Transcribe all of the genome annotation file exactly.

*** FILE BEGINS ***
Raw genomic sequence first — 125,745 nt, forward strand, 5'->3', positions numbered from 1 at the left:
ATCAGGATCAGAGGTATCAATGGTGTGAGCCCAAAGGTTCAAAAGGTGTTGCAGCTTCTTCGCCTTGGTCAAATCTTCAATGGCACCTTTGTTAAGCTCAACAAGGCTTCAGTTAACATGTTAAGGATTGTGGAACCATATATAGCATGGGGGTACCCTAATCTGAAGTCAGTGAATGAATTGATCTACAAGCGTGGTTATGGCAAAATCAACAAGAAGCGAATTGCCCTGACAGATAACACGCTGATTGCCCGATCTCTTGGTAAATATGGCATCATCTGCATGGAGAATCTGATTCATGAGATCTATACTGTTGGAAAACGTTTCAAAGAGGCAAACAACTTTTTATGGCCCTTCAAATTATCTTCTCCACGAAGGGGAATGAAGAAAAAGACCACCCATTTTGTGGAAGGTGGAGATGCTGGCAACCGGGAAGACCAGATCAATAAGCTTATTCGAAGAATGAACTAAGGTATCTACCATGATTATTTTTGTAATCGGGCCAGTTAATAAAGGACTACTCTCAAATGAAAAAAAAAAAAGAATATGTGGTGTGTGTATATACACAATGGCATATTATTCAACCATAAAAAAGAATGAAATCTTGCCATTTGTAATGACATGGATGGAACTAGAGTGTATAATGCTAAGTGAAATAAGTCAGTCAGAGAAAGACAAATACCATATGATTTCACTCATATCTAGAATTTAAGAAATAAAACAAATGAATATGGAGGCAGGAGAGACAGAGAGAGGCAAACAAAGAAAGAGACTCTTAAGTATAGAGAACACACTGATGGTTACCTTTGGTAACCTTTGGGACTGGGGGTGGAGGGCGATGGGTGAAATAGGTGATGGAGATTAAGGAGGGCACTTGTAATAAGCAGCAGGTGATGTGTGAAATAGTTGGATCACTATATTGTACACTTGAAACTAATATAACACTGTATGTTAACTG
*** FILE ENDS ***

Raw genomic sequence first — 125,745 nt, forward strand, 5'->3', positions numbered from 1 at the left:
ATCAGGATCAGAGGTATCAATGGTGTGAGCCCAAAGGTTCAAAAGGTGTTGCAGCTTCTTCGCCTTGGTCAAATCTTCAATGGCACCTTTGTTAAGCTCAACAAGGCTTCAGTTAACATGTTAAGGATTGTGGAACCATATATAGCATGGGGGTACCCTAATCTGAAGTCAGTGAATGAATTGATCTACAAGCGTGGTTATGGCAAAATCAACAAGAAGCGAATTGCCCTGACAGATAACACGCTGATTGCCCGATCTCTTGGTAAATATGGCATCATCTGCATGGAGAATCTGATTCATGAGATCTATACTGTTGGAAAACGTTTCAAAGAGGCAAACAACTTTTTATGGCCCTTCAAATTATCTTCTCCACGAAGGGGAATGAAGAAAAAGACCACCCATTTTGTGGAAGGTGGAGATGCTGGCAACCGGGAAGACCAGATCAATAAGCTTATTCGAAGAATGAACTAAGGTATCTACCATGATTATTTTTGTAATCGGGCCAGTTAATAAAGGACTACTCTCAAATGAAAAAAAAAAAAGAATATGTGGTGTGTGTATATACACAATGGCATATTATTCAACCATAAAAAAGAATGAAATCTTGCCATTTGTAATGACATGGATGGAACTAGAGTGTATAATGCTAAGTGAAATAAGTCAGTCAGAGAAAGACAAATACCATATGATTTCACTCATATCTAGAATTTAAGAAATAAAACAAATGAATATGGAGGCAGGAGAGACAGAGAGAGGCAAACAAAGAAAGAGACTCTTAAGTATAGAGAACACACTGATGGTTACCTTTGGTAACCTTTGGGACTGGGGGTGGAGGGCGATGGGTGAAATAGGTGATGGAGATTAAGGAGGGCACTTGTAATAAGCAGCAGGTGATGTGTGAAATAGTTGGATCACTATATTGTACACTTGAAACTAATATAACACTGTATGTTAACTG